Questions designed for the upper four levels of the taxonomy are meant to encourage more abstract thinking and a more sophisticated integration of content and experience. These divergent questions often do not have a right or wrong answer. These questions are open-ended and stimulate a child’s creative and critical thinking. The process of answering these questions is based on using or synthesizing information instead of regurgitating facts. It has been found that teachers who consistently use questions on a higher level of thinking increase their children’s higher level thinking skills in terms of frequency, depth and complexity.
• Gathering knowledge means acquiring basic pieces of information. Questions at this level ask children to identify or describe objects. You might say, “I see you are using lots of materials in the water. What can you tell me about them?”
• Comprehending and confirming looks at the meaning of the information gathered. You might say, The yellow sponge floats. What about the other sponges? Do they float too?”
• Applying requires children to take what they’ve learned and use it in new situations. You might ask, “What can you make that will float using these materials?”
• Analyzing is thinking about the whole in terms of its parts. You might ask, “Which materials do you think will be best to start your boat? A wood piece? A foam tray?”
• Synthesizing asks children to put parts together to form a whole. You might ask, “How can we use all the materials together to make a boat?”
Evaluating includes comparing and making judgements. You might ask, “Which materials worked best?
Try to limit the amount of convergent questions you ask. Avoid ones that begin with “do, did, is, can, will, would or should”.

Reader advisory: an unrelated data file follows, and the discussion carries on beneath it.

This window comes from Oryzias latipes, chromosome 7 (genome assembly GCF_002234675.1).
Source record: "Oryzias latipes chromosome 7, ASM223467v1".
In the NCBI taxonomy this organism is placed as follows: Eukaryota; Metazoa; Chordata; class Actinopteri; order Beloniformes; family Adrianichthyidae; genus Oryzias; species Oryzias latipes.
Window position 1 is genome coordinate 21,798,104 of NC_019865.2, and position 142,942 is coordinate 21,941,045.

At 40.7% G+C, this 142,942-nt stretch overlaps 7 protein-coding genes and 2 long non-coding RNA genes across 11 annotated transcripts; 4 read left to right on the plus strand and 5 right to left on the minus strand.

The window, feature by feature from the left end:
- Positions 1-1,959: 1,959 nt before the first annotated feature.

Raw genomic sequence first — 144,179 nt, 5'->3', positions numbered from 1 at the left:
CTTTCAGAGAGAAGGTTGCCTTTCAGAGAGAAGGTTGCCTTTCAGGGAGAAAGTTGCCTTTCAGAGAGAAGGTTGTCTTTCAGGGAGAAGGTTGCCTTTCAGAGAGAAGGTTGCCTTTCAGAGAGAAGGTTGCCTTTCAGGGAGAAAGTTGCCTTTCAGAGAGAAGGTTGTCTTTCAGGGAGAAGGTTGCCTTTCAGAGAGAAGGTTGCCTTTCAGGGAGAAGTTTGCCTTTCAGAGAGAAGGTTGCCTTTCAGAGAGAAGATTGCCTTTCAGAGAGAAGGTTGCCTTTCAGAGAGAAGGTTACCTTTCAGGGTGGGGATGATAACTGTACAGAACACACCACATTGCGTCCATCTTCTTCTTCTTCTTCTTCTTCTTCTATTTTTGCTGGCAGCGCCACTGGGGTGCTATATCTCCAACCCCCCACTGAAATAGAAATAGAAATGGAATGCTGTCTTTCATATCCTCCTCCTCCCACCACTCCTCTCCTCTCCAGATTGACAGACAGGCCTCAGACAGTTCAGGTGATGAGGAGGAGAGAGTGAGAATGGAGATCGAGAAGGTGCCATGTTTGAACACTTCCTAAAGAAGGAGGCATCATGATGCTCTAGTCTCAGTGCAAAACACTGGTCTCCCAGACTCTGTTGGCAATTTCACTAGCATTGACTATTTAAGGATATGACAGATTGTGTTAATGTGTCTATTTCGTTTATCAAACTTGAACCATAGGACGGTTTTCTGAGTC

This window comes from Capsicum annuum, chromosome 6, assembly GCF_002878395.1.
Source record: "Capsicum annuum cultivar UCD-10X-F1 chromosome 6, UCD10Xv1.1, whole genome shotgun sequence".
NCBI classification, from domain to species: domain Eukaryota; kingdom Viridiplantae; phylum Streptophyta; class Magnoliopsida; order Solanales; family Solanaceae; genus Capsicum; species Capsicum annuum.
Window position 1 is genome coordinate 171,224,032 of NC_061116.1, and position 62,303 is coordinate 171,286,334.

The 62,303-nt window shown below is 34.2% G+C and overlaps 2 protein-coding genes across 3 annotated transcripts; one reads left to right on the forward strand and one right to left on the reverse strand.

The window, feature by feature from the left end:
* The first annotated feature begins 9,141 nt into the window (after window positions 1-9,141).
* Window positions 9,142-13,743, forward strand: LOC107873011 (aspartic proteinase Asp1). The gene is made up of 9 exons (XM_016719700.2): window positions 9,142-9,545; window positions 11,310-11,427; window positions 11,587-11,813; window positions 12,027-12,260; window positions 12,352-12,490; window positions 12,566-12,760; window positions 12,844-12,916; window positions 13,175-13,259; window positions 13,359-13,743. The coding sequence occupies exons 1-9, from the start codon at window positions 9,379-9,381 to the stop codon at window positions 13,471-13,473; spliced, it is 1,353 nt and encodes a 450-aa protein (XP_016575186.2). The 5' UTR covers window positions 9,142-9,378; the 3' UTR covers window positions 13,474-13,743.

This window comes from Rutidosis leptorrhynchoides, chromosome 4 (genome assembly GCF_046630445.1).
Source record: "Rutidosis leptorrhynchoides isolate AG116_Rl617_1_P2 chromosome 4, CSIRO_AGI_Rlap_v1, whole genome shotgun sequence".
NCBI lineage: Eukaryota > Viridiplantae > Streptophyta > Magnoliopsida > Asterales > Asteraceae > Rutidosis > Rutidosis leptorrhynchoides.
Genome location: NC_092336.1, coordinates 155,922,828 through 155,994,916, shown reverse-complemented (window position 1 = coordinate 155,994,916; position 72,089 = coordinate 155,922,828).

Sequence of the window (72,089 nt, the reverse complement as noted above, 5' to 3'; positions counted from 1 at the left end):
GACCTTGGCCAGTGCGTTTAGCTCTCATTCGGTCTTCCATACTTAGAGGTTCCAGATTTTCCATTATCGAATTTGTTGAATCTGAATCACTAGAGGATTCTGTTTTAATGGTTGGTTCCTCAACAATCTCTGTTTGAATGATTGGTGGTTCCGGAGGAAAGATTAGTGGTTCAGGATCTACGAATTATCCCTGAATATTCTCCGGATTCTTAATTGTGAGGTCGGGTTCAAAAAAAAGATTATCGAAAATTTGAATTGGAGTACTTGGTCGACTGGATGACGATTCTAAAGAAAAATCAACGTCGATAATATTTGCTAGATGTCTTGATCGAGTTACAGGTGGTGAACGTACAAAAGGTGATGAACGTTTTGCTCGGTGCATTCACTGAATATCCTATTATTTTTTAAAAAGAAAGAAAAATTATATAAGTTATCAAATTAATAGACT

Some divergent question starters include:
“What did you notice…….? “How many ways can you…….?”
“What might happen if…..?” “If this is so, then….?”
“What can you tell me about…..?” “What else can you tell me…..?”
“Did you ever wonder …..? “How can you do this a different way?
Applying Bloom’s Taxonomy to Literature(based on “Suppose the Wolf Were an Octopus” by Michael T. Bagley)
Do you ask questions after reading a story? Think about it…. Stories provide an excellent basis for questioning throughout the six levels of the taxonomy.
Let’s try it with The Three Little Pigs:
Knowledge: What materials did the pigs use for building their houses? Who was the pig’s enemy?
Comprehension:Why did the third little pig’s house stay up?Application:What materials might the pigs find around your house to build a house?
Analysis:What was the third pig thinking when the wolf came into his house? What was wrong with the first two houses?
Synthesis:Suppose the wolf was octopus. How would the story be different? What if there were six little pigs? What other materials could they use to build their house?
Evaluation:Which would you rather be, the wolf or a pig? Why? If you could choose one pig to be your friend…. Who would you choose and why?